I think most of you do not know this gentleman, shortish guy little to no hare and my guess is that he is in his 70’s plus. He is a member of the Royal Cape Yacht Club since 1945 at that stage there was not the luxury of walk-on moorings, yachts were on swing moorings. He is still a very keen sailor and has a permanent crew position on a 52 footer. He sailed a lot with John Robertson’s father and that is where his connection with the Holiday 23 started.
John Robertson was an engineer and used to work for the De Beers mining company on the West Coast of South Africa. He then started building the Charter 34 yachts and at a stage mentioned to Jerrold that the demand for big boats are dwindling and that he is considering to close shop. Jerrold asked him why he doesn’t build a yacht for the people, a boat that people really want. He got a fairly smirk answer to his question but that did not discourage Jerrold and after a week he got back to John with his idea.
Jerrold’s idea was:
be able to tow it legally behind a car with engine strength of 2.5L or more
It must have lift keel
The average person must be able almost stand up straight in the boat
Proper Bellamy mast and boom
North Sails, sails
Storage space for a cooler box
Ample storage for mooring lines, etc.
Price at that of an average family car
Woodwork inside had to be teak with proper cushions for the bunks.
They took their idea to yacht designer Angelo Lavranos, according to Jerrold Angelo he said that he put in more time in designing the Holiday 23 than he was use to with bigger boats. They built models and played around with it to get the best possible layout.
After that was done the hard work started during ± 1983 in the garage of John’s father where John and Jerrold built the mould for the hull. The first Holiday 23 saw the light with a slightly shorter keel than we are use to, but was lengthened after sail trails. Only the original mould were used during the whole production period.
The first boat sailed well, but there was a problem. Nobody knew about this lovely little boat and there were no money. Jerrold offered to buy the first six yachts, they put an add in a sailing magazine and had 3 enquires from prospective buyers in the old Transvaal. John’s mother stayed in a suburb of Johannesburg called Orange. John and Jerrold towed the Holiday 23 to Transvaal and in the street in front of the house they put up the mast and sails for the three prospective buyers to come and have a look. The first two Holidays were sold and many followed shortly, with Jerrold and his wife delivering Holiday 23’s all over the country, from Vaaldam, Spioenkop dam, Ebenezer, Kariba, Midmar, Theewaters, etc. Within the first two years of production over 40 boats were built and sold! When production stopped in ± 1991, 189 Holiday23’s were built and sold. Apart from that the factory also built and sold 80 Holiday 34 and L34’s.
Jerrold estimates that approximately 90% of Holiday 23 buyers then had no or very little sailing experience. Many of them sold their Holiday 23’s afterwards and upgraded to the H34 or L34.
John Robertson had various experiences in repairing other yachts that had osmosis and used that knowledge for the construction of the Holiday 23. So far no Holiday 23 had any signs of osmosis.
Jerrold says that he frequently visits Australia and the UK and always keep an eye open to see if he can see any yacht there which compares with the Holiday 23, but had so far not seen even one.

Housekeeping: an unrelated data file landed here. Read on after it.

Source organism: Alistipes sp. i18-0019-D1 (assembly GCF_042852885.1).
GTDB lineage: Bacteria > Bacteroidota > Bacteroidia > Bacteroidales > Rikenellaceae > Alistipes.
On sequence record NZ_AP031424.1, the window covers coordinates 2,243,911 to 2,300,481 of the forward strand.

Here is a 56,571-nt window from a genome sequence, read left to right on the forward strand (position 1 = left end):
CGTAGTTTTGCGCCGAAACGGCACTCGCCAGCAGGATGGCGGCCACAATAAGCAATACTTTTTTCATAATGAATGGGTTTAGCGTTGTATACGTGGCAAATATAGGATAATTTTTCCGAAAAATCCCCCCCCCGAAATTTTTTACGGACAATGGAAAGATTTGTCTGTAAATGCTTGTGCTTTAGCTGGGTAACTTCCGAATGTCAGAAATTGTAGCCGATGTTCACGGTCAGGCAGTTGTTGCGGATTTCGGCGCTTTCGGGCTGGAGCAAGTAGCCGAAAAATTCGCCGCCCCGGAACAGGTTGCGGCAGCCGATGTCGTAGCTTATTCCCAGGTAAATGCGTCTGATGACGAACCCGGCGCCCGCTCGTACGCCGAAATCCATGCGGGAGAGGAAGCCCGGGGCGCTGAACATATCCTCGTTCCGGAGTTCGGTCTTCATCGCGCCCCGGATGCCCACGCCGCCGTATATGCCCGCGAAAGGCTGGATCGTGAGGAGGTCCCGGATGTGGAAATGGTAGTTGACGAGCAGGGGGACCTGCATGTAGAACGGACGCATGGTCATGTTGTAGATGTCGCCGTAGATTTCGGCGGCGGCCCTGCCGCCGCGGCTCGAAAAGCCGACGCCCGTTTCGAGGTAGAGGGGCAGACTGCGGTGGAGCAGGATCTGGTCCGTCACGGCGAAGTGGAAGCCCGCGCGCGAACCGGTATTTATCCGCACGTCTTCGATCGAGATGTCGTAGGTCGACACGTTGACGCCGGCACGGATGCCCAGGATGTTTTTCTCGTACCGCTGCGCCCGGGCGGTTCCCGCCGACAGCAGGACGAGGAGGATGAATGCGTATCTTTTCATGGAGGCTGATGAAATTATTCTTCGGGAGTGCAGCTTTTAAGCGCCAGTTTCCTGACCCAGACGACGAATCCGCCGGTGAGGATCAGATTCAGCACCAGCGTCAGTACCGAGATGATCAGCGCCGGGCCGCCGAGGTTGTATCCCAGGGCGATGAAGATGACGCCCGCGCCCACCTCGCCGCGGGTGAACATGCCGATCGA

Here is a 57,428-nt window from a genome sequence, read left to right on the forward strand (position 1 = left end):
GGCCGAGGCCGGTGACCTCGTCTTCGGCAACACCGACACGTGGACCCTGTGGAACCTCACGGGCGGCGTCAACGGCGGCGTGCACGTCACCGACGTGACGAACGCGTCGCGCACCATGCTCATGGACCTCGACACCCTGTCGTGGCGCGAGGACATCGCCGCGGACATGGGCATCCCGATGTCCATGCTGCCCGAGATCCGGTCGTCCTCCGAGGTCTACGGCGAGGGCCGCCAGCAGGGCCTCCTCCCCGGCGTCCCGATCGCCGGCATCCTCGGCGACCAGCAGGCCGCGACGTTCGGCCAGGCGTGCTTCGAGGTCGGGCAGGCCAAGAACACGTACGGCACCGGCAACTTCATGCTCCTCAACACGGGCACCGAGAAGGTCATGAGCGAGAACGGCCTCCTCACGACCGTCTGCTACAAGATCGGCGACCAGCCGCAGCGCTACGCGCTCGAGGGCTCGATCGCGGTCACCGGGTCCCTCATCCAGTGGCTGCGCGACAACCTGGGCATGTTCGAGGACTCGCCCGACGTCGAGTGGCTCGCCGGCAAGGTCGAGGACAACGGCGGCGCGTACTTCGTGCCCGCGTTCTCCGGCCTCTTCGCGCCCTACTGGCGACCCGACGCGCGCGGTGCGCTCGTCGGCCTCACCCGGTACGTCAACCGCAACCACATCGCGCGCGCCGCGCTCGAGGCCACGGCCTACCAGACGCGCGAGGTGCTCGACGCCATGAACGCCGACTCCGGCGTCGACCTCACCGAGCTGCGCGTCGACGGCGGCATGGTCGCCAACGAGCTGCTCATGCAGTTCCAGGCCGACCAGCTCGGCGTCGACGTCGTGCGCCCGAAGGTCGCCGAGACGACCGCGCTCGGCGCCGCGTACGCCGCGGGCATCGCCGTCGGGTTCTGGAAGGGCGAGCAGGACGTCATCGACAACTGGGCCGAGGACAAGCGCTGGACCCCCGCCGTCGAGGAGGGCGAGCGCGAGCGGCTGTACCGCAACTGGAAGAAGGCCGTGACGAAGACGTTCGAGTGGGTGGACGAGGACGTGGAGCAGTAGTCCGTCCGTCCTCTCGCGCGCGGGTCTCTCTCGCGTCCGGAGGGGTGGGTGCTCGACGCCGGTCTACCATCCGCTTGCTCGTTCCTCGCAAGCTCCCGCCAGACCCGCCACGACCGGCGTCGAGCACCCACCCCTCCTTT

In my view something miraculously happened during the early eighties, “cometh the hour cometh the man” someone once said. When all looked glim Jerrold got the inspiration, saw something no one else saw and the result was exceptional. Many sailors, including me, were and are still having the opportunity to own and sail at an affordable price. Many jobs were created during the production period putting food on peoples table through the vision of this man.
They had competition from the Stadt 23 which was also built during that time, but even at the price of an average family car costing more than the Stadt 23 it was never in contention.
In 1988 the first Holiday 23 Vaaldam Masters were held on the Vaaldam with ± 19 Holiday 23’s attending.
Jerrold Salamon we salute you and others who were involved in building the Holiday 23, many people can tell stories about their experience being an owner of a Holiday 23 and what it ment for them personally and their families.
We are still having “FUN”
ANGELO LAVRANOS EMAIL:
Greetings from the land of the long white cloud, and thank you for thinking of me. I hope I am not being presumptious with the use of first names, but here in NZ we are very informal and never write anything in capitals. Congratulations on your entertaining and informative website. It gives me great pleasure to see that the class is alive and well ! I once was at the Fun Worlds and did a race or two. The sailing venue outside Laaiplek is just terrific, as is the river, and I'm sure everyone generates a real party atmosphere at the Port Owen club there.
Jerrold Salamon is the real "father" of the H23 class, and without his money, ideas, and years of enthusiastic effort in the early days, the class will never have been the success it is. The boat was his idea, his "baby". He also financially supported John Robertson when he first started up with the H23. Once the prototype was launched he "campaigned" the boat at every boat show and club round the country, and really got sales going. I never see his name mentioned in association with this boat ( he was also a very prominent and successful yachtsman, owned the various "Assegai's, (one of which won the Cape to Uraguay as "Weetbix" sailed by Bobby Bongers)
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